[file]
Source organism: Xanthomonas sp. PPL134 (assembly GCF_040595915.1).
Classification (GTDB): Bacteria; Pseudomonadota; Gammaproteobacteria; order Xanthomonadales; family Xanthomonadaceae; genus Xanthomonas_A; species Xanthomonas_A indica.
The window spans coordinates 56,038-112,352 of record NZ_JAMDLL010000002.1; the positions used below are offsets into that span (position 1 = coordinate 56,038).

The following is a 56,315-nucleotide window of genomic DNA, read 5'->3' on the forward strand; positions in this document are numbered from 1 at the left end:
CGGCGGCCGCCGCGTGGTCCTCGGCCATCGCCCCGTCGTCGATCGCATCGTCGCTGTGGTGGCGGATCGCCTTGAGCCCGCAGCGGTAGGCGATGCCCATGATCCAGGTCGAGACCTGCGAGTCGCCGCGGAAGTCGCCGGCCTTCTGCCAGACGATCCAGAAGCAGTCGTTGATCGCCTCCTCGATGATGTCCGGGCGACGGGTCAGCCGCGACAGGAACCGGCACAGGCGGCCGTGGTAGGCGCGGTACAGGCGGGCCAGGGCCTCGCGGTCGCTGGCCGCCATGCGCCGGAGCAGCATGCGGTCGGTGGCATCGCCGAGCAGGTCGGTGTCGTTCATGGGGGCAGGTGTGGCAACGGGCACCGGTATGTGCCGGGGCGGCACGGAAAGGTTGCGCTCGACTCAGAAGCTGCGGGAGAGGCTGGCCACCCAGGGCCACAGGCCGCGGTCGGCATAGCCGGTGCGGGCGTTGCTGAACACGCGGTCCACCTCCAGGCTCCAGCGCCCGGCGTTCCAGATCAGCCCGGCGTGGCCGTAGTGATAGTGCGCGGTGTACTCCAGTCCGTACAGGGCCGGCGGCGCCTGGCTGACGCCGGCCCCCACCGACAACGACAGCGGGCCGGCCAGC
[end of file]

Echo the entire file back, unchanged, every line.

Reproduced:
Source organism: Xanthomonas sp. PPL134 (assembly GCF_040595915.1).
Classification (GTDB): Bacteria; Pseudomonadota; Gammaproteobacteria; order Xanthomonadales; family Xanthomonadaceae; genus Xanthomonas_A; species Xanthomonas_A indica.
The window spans coordinates 56,038-112,352 of record NZ_JAMDLL010000002.1; the positions used below are offsets into that span (position 1 = coordinate 56,038).

The following is a 56,315-nucleotide window of genomic DNA, read 5'->3' on the forward strand; positions in this document are numbered from 1 at the left end:
CGGCGGCCGCCGCGTGGTCCTCGGCCATCGCCCCGTCGTCGATCGCATCGTCGCTGTGGTGGCGGATCGCCTTGAGCCCGCAGCGGTAGGCGATGCCCATGATCCAGGTCGAGACCTGCGAGTCGCCGCGGAAGTCGCCGGCCTTCTGCCAGACGATCCAGAAGCAGTCGTTGATCGCCTCCTCGATGATGTCCGGGCGACGGGTCAGCCGCGACAGGAACCGGCACAGGCGGCCGTGGTAGGCGCGGTACAGGCGGGCCAGGGCCTCGCGGTCGCTGGCCGCCATGCGCCGGAGCAGCATGCGGTCGGTGGCATCGCCGAGCAGGTCGGTGTCGTTCATGGGGGCAGGTGTGGCAACGGGCACCGGTATGTGCCGGGGCGGCACGGAAAGGTTGCGCTCGACTCAGAAGCTGCGGGAGAGGCTGGCCACCCAGGGCCACAGGCCGCGGTCGGCATAGCCGGTGCGGGCGTTGCTGAACACGCGGTCCACCTCCAGGCTCCAGCGCCCGGCGTTCCAGATCAGCCCGGCGTGGCCGTAGTGATAGTGCGCGGTGTACTCCAGTCCGTACAGGGCCGGCGGCGCCTGGCTGACGCCGGCCCCCACCGACAACGACAGCGGGCCGGCCAGC